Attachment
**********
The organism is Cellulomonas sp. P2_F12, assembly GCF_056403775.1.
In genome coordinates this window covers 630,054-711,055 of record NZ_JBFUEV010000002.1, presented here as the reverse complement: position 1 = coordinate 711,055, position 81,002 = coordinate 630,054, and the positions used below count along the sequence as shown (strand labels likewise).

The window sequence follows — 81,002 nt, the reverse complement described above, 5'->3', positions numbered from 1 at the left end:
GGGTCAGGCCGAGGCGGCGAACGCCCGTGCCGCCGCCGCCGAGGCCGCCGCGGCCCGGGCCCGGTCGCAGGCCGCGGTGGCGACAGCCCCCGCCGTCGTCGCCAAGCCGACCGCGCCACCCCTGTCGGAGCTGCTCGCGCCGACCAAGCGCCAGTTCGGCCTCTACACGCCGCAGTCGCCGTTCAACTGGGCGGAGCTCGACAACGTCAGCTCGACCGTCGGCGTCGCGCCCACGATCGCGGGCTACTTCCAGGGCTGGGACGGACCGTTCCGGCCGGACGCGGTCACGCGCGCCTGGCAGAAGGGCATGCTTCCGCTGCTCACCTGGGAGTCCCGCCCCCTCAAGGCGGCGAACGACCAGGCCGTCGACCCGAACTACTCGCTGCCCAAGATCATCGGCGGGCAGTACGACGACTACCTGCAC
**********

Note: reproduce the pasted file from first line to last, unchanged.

The organism is Cellulomonas sp. P2_F12, assembly GCF_056403775.1.
In genome coordinates this window covers 630,054-711,055 of record NZ_JBFUEV010000002.1, presented here as the reverse complement: position 1 = coordinate 711,055, position 81,002 = coordinate 630,054, and the positions used below count along the sequence as shown (strand labels likewise).

The window sequence follows — 81,002 nt, the reverse complement described above, 5'->3', positions numbered from 1 at the left end:
GGGTCAGGCCGAGGCGGCGAACGCCCGTGCCGCCGCCGCCGAGGCCGCCGCGGCCCGGGCCCGGTCGCAGGCCGCGGTGGCGACAGCCCCCGCCGTCGTCGCCAAGCCGACCGCGCCACCCCTGTCGGAGCTGCTCGCGCCGACCAAGCGCCAGTTCGGCCTCTACACGCCGCAGTCGCCGTTCAACTGGGCGGAGCTCGACAACGTCAGCTCGACCGTCGGCGTCGCGCCCACGATCGCGGGCTACTTCCAGGGCTGGGACGGACCGTTCCGGCCGGACGCGGTCACGCGCGCCTGGCAGAAGGGCATGCTTCCGCTGCTCACCTGGGAGTCCCGCCCCCTCAAGGCGGCGAACGACCAGGCCGTCGACCCGAACTACTCGCTGCCCAAGATCATCGGCGGGCAGTACGACGACTACCTGCAC